@MatthewPK That is actually true. I don't really see a good reason behind this design decision. – GETah Nov 23 '11 at 20:44
To your edit: If I'm working with money then I shouldn't be using doubles anyhow. – Matthew Nov 23 '11 at 20:58
@Matthew True. It was just an example :) – GETah Nov 23 '11 at 20:59
+1; Didn't realize the conversion operator and constructor would have different behavior. – Merlyn Morgan-Graham Nov 24 '11 at 0:48

Edit: See Joren's comment on the main post. This will still throw an exception here in LINQPad 4 (C#4/.NET4) even when `unchecked`.

Another option is to use `checked` (assuming an `unchecked` context otherwise):

``````double d = double.MaxValue;
decimal f = checked((decimal)d);
``````

Which results in:

OverflowException: Value was either too large or too small for a Decimal.

In the end of the day, however, I think this question is "not a real question" in that which approach is used depends not primarily on the [expected] inputs, but rather, what should happen on an overflow.

Happy coding.

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In light of the MSDN docs error and the identical behavior of the two methods then I contend that this is a "best practice" question. – Matthew Nov 23 '11 at 20:56

I would use the constructor, because that conversion could potentially produce unexpected results due to the difference in precision. It seems logical that the constructor is more prepared to handle the conversion.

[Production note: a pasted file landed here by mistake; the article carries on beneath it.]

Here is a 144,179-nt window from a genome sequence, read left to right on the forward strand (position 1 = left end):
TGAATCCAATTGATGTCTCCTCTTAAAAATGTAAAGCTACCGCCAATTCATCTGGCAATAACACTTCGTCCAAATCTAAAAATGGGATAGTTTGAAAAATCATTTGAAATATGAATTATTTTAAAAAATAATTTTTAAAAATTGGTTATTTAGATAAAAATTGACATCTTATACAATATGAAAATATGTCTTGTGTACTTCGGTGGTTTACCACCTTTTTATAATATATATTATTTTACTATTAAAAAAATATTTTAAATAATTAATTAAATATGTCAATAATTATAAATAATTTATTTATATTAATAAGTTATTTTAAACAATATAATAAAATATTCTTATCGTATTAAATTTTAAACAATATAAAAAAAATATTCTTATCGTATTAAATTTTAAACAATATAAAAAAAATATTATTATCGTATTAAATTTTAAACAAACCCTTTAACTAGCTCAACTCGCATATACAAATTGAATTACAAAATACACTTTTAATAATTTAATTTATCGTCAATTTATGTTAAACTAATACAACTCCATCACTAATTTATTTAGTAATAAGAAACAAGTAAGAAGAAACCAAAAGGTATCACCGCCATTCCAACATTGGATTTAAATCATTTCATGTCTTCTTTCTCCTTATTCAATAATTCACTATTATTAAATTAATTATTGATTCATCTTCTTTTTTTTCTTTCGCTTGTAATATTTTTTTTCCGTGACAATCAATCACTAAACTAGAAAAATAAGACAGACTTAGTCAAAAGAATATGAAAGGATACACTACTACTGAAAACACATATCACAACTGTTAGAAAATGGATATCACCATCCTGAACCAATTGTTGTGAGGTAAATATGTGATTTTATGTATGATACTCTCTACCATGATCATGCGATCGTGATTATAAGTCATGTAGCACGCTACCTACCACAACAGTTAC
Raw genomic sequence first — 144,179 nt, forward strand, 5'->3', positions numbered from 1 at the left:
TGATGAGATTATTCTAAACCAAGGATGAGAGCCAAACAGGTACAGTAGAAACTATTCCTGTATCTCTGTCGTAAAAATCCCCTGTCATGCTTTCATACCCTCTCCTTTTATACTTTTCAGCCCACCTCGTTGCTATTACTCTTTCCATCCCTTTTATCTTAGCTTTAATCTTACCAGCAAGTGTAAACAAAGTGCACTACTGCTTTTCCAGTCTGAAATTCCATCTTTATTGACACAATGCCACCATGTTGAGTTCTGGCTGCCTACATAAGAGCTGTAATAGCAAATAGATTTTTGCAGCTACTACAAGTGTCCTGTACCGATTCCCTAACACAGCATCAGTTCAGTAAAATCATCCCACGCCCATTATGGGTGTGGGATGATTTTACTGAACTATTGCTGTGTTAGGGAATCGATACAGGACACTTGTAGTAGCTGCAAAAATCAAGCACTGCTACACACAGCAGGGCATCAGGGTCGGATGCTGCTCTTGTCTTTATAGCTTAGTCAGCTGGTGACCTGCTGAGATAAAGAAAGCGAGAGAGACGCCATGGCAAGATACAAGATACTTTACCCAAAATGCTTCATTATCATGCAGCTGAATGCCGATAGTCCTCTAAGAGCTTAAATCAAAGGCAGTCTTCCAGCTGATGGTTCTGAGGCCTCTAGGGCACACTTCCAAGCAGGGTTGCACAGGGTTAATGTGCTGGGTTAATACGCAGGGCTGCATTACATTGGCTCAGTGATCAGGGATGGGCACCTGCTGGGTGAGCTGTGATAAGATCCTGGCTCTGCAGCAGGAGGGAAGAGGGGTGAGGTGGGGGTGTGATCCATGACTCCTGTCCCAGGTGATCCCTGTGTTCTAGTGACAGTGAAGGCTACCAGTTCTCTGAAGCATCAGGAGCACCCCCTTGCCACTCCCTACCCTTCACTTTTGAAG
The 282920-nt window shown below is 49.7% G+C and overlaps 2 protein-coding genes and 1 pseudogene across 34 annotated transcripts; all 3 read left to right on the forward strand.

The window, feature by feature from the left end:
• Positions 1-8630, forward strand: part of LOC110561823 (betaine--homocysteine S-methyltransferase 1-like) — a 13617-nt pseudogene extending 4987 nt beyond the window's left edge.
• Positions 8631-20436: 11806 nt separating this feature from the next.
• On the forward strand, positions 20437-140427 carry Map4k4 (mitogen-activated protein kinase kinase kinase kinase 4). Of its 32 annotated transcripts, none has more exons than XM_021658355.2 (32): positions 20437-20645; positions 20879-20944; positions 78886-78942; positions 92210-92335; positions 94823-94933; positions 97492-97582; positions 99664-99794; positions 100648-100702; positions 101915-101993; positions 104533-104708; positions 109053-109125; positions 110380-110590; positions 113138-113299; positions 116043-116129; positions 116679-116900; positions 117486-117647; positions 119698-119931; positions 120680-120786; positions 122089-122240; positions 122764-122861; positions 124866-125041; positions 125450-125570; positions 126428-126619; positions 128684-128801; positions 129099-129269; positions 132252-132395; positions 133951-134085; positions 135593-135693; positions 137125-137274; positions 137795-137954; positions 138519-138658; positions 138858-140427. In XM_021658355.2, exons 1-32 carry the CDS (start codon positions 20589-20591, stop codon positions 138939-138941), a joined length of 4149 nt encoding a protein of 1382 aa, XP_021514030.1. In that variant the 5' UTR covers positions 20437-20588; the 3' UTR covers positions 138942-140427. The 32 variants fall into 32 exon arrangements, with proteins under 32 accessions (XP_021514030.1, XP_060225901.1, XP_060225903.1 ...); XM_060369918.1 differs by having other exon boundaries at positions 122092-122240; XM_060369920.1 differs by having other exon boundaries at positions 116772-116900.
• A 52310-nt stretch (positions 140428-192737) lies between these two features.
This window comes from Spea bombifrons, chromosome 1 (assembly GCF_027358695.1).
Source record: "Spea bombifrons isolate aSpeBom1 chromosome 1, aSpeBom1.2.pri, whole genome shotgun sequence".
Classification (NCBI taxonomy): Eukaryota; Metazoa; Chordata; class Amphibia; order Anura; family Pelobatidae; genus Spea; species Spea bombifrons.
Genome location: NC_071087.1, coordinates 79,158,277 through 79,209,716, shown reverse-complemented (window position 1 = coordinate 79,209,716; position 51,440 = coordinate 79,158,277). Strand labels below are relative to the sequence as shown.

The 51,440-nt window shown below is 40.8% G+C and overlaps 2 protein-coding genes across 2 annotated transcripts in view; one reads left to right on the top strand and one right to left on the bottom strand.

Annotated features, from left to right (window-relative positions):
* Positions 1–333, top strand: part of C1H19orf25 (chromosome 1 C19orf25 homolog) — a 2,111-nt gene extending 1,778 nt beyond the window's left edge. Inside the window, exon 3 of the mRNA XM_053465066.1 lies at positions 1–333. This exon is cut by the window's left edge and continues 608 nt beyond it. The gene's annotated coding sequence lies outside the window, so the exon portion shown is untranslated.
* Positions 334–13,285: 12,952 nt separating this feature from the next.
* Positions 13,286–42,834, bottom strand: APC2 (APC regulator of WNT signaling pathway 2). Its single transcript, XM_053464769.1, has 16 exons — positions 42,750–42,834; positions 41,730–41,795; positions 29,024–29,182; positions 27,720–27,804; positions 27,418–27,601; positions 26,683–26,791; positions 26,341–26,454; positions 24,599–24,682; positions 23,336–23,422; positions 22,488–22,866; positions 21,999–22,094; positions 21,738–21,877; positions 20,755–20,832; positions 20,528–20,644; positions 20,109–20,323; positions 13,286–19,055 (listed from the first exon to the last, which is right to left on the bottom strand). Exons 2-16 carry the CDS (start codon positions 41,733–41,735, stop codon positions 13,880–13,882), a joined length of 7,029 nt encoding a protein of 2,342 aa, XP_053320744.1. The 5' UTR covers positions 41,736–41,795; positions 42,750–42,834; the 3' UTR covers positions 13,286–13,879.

As noted in your question there are some circumstances where conversion from double to decimal will result in an `OverflowException`, which may require some special handling in your code. Casting ignores this exception, which may not be desirable if precision is critical.

http://msdn.microsoft.com/en-us/library/9sc2bx9h.aspx

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Per MSDN, casting can lead to exceptions just as the constructor can. The difference is that casting silently converts to zero if the `double` is less than `Decimal.MinValue` whereas the constructor throws. – Matthew Nov 23 '11 at 20:50
@MatthewPK: Yes, I found the same thing in my research. I've revised my answer accordingly. – James Johnson Nov 23 '11 at 20:53
I spoke too soon... apparently the same exceptions are thrown regardless of the method used... – Matthew Nov 23 '11 at 20:59

Could try it like this:

``````double v = 2.33;
decimal b;

if (decimal.TryParse(v.ToString(), out b))
//do this
else
//do that
``````
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Normally I might consider the `.TryParse` methods but in this case I know that my `double` can be represented as a `decimal`. But I don't think parsing the string value of a double is an effective way of making this conversion.... – Matthew Nov 23 '11 at 22:11
I see your point. My thing is to avoid exceptions where possible and not let exceptions determine code flow. I have found that cast or Contructors or Converters have this tendancy to throw exceptions when things are not right, so I try to avoid them by using "Try" Methods. In this case using a TryParse means I don't need exception handling in case something goes wrong, see: msdn.microsoft.com/en-us/library/9zbda557.aspx – Darren Nov 23 '11 at 23:16